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Princess at Sea by Dawn  Cook
Review by Colleen Cahill
Ace Paperback  ISBN/ITEM#: 0441014240
Date: 25 July, 2006 List Price $7.99 Amazon US / Amazon UK / Show Official Info /

Tess had been crown princess of Costenopolie but discovered she was actually the child of a beggar bought by the royal family as a decoy for assassins. Now she is not only ambassador for the country she loves, but she is an apprentice in a far larger game, one that controls Kings and Queens like chess pieces. Tess's most important pieces are her sister, Queen Contessa, and Prince Alex of Misdev, whose recent marriage to the Queen is intended to heal wounds between the two nations. The newlyweds are anything but romantic, even during they honeymoon voyage and Tess finds she must act as nursemaid and arbitrator between the feuding couple. She particularly wants to have a successful trip to make Kavenlow, her master in the game, proud of her and also to rub the nose of Jeck, a Misdev Captain and rival player in the game who is also sailing with the newlyweds. All this becomes minor politics after Tess, Contessa and Alex are kidnaped by pirates. Brutally treated and threatened with death, the royal couple are being held for ransom while Tess is a plaything for the crew. Their main hope for rescue is from Tess's friend Duncan, who has pretended to joined the pirates to watch for an opportunity for escape. The situation is made even more difficult after Tess is bitten by a punta, the animal that is the source of the poison she uses in her darts. The toxin has an unusual effect on Tess, in that it helps her but it could also remover her as player in the game.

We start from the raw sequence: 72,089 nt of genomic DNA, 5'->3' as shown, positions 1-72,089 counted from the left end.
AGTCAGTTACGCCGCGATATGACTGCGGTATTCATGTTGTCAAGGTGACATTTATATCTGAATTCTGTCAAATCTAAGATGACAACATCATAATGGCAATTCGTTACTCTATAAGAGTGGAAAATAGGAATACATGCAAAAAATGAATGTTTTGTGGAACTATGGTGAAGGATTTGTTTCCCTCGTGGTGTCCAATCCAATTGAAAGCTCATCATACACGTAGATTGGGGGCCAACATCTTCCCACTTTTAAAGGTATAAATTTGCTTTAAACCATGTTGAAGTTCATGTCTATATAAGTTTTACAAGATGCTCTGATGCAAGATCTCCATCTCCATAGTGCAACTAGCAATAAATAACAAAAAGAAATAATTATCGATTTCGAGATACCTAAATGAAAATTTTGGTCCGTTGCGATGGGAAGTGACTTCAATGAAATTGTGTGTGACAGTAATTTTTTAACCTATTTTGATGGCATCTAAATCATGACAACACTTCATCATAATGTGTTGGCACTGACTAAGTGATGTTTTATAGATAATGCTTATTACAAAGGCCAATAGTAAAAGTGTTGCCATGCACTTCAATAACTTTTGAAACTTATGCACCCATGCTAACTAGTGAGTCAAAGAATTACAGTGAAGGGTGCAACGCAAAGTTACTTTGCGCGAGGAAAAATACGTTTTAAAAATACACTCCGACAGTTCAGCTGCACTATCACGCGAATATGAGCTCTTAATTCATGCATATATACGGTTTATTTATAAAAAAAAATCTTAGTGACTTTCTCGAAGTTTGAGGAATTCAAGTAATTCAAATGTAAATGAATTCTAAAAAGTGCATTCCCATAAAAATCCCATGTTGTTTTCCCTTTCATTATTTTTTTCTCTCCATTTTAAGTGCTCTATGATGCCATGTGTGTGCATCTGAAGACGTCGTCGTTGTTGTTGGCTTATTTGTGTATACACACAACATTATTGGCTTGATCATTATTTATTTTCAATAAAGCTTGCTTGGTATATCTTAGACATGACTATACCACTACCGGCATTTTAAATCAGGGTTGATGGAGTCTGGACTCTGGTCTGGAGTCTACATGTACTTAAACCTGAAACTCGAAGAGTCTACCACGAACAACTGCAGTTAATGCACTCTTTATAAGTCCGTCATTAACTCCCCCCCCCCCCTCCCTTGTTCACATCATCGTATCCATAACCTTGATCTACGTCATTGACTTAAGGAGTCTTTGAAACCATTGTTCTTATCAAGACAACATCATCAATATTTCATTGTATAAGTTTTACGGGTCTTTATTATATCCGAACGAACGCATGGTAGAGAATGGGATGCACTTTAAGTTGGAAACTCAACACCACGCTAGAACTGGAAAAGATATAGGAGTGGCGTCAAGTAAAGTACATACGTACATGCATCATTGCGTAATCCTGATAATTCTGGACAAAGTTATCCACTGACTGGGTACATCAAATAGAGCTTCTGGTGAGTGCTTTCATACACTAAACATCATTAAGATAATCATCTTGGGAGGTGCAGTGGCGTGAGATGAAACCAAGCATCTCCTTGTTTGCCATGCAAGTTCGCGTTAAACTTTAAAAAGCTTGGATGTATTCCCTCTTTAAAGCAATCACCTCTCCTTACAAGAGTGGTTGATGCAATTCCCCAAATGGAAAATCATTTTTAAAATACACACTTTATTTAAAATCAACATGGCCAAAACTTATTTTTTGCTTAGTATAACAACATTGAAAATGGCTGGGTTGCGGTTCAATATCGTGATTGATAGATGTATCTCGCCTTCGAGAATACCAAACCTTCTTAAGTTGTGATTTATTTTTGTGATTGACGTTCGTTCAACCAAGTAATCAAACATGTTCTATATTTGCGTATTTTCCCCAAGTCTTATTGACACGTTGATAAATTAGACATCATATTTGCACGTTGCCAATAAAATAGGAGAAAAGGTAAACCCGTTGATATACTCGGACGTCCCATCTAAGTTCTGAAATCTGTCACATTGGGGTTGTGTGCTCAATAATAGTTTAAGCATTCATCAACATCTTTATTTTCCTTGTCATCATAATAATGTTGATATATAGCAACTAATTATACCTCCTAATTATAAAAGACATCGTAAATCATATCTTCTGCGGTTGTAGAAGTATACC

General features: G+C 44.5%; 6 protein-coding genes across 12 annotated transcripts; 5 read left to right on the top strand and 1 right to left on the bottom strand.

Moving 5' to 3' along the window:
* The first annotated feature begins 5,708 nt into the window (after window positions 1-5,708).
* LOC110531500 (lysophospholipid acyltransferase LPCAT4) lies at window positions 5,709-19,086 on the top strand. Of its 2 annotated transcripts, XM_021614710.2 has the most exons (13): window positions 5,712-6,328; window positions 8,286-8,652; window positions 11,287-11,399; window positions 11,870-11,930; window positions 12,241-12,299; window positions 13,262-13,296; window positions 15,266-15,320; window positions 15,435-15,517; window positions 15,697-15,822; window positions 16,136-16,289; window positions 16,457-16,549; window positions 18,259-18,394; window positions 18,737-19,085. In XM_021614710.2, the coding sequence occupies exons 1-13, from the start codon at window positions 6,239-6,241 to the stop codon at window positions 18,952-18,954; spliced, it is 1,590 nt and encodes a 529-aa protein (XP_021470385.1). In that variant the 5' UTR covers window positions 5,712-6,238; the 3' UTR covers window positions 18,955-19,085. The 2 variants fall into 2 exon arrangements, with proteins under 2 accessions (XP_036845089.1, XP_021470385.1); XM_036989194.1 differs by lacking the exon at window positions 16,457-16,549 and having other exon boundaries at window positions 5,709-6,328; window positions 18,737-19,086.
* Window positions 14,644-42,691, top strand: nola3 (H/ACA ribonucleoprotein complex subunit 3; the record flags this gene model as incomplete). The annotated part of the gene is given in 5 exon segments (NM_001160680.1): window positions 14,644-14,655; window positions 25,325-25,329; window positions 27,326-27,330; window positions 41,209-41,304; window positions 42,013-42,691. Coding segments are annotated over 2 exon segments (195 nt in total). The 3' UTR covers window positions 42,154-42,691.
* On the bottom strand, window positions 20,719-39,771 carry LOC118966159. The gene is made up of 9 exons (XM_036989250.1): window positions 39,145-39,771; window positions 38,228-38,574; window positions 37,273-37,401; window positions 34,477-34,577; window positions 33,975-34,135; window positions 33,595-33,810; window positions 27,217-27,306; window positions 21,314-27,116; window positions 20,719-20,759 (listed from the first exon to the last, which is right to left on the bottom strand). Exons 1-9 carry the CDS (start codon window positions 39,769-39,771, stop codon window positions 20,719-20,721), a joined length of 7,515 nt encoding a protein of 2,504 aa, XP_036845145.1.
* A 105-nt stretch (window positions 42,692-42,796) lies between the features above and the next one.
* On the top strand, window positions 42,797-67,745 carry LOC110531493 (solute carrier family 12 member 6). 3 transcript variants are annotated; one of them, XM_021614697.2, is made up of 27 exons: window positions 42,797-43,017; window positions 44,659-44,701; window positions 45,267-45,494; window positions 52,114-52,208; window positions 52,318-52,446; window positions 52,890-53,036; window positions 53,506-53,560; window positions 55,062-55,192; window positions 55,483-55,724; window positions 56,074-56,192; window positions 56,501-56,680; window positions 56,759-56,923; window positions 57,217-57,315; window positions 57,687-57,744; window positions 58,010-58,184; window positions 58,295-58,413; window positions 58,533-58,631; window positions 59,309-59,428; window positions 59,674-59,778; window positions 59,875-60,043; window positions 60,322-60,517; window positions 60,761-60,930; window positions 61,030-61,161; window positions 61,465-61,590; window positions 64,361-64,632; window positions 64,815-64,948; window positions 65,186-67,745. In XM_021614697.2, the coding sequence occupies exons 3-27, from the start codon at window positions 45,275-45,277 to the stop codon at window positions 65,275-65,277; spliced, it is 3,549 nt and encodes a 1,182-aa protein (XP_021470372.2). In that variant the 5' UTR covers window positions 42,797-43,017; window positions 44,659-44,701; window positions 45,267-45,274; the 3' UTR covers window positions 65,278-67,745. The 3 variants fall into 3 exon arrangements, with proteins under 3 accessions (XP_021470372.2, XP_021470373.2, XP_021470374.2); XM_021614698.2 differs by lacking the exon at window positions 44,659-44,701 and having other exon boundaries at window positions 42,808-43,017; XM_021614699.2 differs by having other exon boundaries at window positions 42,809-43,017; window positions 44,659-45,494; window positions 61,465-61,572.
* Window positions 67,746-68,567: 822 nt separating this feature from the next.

As in The Decoy Princess, Tess spends a great deal of time trying to either escape or rescue herself and friends, but this is a different Tess from the first book. She has more self-confidence and is able to balance her new demands as ambassador and secret power-behind-the-throne fairly well. The danger and necessity of her situation brings forth new aspects of Tess, not just in dealing with the pirates, but also in her increasing magical abilities.

Cook continues to write believable characters and situations in this series, deftly showing the tensions in an arranged marriage, the pain and horror of being kidnaped, as well as the cost of careless choices and misplaced trust. She also builds a fascinating magic system, one based on being able to resist a poison. With touches of thriller, humor and romance, this series would be enjoyed by fans of Maria Snyder or Patricia Briggs. I certainly relished this fun read and am looking forward to the next installment.

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